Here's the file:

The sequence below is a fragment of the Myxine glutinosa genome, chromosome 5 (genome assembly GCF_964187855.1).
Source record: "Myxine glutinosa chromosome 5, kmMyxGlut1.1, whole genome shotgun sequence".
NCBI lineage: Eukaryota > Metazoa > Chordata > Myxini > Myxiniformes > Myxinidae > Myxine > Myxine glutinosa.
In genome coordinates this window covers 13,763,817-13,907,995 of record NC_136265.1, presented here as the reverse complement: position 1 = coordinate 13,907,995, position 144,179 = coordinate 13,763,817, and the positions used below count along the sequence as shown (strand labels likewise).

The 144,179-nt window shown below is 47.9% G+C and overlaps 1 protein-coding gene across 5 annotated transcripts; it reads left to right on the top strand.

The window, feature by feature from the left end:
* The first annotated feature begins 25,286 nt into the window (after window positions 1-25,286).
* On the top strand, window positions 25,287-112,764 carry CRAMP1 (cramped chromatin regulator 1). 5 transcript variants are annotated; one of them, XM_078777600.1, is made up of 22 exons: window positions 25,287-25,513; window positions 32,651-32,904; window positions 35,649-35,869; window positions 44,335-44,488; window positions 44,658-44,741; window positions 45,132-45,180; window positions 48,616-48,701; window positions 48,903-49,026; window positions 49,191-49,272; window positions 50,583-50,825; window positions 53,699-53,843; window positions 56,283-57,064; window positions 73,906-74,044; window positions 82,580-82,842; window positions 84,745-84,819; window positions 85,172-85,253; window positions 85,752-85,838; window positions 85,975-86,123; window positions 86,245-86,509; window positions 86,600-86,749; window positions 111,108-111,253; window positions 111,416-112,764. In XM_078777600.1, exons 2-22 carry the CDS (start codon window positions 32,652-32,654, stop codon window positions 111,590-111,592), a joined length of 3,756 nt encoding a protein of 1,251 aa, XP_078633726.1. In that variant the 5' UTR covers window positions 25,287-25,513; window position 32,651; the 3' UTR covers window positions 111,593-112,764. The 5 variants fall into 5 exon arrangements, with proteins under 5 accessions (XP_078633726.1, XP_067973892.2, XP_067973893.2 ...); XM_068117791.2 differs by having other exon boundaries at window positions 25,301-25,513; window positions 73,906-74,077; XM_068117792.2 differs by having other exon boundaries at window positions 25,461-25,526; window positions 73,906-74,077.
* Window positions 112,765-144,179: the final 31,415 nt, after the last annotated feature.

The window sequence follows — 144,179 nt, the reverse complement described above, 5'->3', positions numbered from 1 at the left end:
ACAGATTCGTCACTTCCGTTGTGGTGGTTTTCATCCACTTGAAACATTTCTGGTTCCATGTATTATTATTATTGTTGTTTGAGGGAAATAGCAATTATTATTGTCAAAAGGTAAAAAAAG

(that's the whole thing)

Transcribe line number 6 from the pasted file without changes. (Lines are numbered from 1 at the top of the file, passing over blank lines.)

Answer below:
The window, feature by feature from the left end: